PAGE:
Are you willing to be wrong?Not wrong like bad, or failed, or screwed up, or wicked. Just wrong as in a mistake. I bet you aren't. I know I'm not. One of the things we cling to the tightest is being right. We believe that when a person is right, they are good, and when a person is wrong, they are evil.We may know this isn't always true, but that gut response is part of what keeps us desperately clinging to being right, all the time.
We’ve all felt the sting of injustice. We’ve all experienced consequences or punishment that was unjust, and that’s another reason why it’s so difficult to let go of being right. Because if you let go of being right, then maybe whatever happened to you wasn’t unjust after all!
When I was a kid, I was in the school’s gifted and talented program. This meant that I had to leave my home class room and go to the gifted room periodically. The schedule wasn’t in sync with the rest of the school, for whatever reason, which meant that I was responsible for watching the clock and leaving my room on my own initiative. No one came and got me, no one reminded me, and our gifted time came out of our regular class time. Looking back, it was a pretty screwed up system!
So one of these days, I lost track of the time. I was in third grade, working on an assignment, when I suddenly realized that I was late to the gifted time! I hurriedly put my things away and rushed to the classroom. The gifted teacher called me to her desk.
“Why are you late?” she asked.
“I, um, I didn’t know what time it was.”
“Don’t give me an excuse. Tell me why you are late.”
“I wasn’t watching the clock…”
“No excuses. Tell me the reason.”
“Umm, I don’t know. I, uh, I forgot?”
I was utterly baffled. I didn’t know what she wanted. I tried to explain what had happened, but she brushed my explanation aside. In the end, apparently she wanted me to say that I had forgotten the class, which I had. She didn’t want to hear justifications or excuses.
You may not like her method (and I still feel the sting of anger about this story), but she had a point. I had made a mistake and was in the wrong.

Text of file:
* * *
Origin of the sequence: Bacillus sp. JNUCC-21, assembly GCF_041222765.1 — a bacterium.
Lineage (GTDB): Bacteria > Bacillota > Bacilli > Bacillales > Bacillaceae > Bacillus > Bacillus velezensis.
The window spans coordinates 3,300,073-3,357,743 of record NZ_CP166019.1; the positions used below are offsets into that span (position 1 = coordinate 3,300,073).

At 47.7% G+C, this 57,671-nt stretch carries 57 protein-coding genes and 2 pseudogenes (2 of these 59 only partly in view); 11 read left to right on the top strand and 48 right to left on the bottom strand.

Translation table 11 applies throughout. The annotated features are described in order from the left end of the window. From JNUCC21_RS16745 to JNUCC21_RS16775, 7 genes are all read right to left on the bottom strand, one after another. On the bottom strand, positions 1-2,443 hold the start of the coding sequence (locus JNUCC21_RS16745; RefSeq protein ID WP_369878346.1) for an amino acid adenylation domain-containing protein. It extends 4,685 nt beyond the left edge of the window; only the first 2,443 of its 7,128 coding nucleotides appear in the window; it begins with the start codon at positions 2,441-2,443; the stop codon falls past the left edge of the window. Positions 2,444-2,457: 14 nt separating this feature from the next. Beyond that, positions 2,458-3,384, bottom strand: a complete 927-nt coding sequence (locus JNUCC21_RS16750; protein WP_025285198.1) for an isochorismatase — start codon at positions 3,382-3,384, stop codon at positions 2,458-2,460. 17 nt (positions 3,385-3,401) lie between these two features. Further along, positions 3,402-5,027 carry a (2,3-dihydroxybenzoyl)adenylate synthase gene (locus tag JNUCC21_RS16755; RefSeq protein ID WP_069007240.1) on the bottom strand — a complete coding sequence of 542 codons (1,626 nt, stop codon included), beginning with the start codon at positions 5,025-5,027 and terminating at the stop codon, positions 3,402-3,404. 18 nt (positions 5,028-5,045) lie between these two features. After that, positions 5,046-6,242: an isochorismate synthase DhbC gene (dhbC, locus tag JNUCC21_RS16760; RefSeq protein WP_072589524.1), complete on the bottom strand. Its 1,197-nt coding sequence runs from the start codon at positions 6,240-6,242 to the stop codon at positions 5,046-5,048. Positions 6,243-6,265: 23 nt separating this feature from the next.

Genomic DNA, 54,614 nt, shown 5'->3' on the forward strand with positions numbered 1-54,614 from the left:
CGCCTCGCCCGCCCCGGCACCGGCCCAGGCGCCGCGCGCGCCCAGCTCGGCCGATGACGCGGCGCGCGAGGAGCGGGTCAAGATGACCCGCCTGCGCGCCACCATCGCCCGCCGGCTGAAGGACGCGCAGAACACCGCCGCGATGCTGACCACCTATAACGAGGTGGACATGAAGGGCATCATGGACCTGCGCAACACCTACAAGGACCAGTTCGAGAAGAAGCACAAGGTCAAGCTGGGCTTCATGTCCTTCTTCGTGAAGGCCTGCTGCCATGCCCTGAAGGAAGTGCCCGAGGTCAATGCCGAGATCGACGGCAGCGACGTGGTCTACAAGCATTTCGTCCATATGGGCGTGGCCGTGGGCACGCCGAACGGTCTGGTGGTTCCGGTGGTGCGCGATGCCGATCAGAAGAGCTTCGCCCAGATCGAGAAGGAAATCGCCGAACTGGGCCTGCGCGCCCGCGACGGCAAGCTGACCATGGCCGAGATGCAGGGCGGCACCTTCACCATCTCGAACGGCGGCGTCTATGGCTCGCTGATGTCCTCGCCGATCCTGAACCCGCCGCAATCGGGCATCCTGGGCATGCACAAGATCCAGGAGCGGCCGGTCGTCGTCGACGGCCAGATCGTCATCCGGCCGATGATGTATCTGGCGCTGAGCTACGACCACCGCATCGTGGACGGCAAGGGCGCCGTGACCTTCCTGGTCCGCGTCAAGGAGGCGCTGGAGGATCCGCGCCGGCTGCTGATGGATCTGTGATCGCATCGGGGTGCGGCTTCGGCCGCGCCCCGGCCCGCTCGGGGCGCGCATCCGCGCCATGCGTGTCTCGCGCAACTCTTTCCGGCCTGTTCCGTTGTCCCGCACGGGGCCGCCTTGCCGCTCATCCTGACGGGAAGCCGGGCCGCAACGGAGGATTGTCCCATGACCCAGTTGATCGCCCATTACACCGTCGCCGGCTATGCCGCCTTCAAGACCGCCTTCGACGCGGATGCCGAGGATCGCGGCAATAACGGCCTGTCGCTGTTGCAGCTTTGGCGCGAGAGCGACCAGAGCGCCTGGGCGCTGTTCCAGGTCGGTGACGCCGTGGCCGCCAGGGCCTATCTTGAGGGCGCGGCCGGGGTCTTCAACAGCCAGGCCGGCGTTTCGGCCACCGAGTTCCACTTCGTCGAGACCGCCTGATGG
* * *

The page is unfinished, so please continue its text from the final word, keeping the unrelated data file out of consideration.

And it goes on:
I’m not really sure what she was trying to do. What she did was make the gifted class a place I hated to be.
But I was just doing what I had learned how to do: hide the fact that I was in the wrong.
Because it doesn’t matter what kind of parenting methods you use, or what religion you grew up with, or how your parents modeled conflict resolution. Raising a child means telling that child s/he is wrong about something, and enforcing the consequences of mistakes. Everyone learns that mistakes and wrongness equal unpleasant experiences. So we shy away from admitting our mistakes. We justify our actions.
Admitting we’re wrong, at its most basic level, opens us up to potential suffering. On top of that, there are layers of morality: is our wrongness a sin? There are social concerns: is our wrongness going to embarrass us? There are remembered injustices: if I’m wrong about this, did I deserve all the bad things that happened to me? We grow up thinking that if we are right in what we do and say, we can avoid pain.
But clinging to being right all the time does nothing to keep us safe from pain.In our struggle to be right, or at least appear right, we destroy relationships. We fail to find compromises. We lose the ability to understand different points of view. We demonize those who are different from us (Facebook politics, anyone?).
Being right all the time also destroys us personally. We must constantly assess our actions and justify them. When we make a mistake, we worry about how to hide it, fix it, or justify it. When we are publicly wrong, we suffer from humiliation and often our self esteem falls because it is so conditional. We seek out affirmation from others of our rightness instead of finding our identity in ourselves.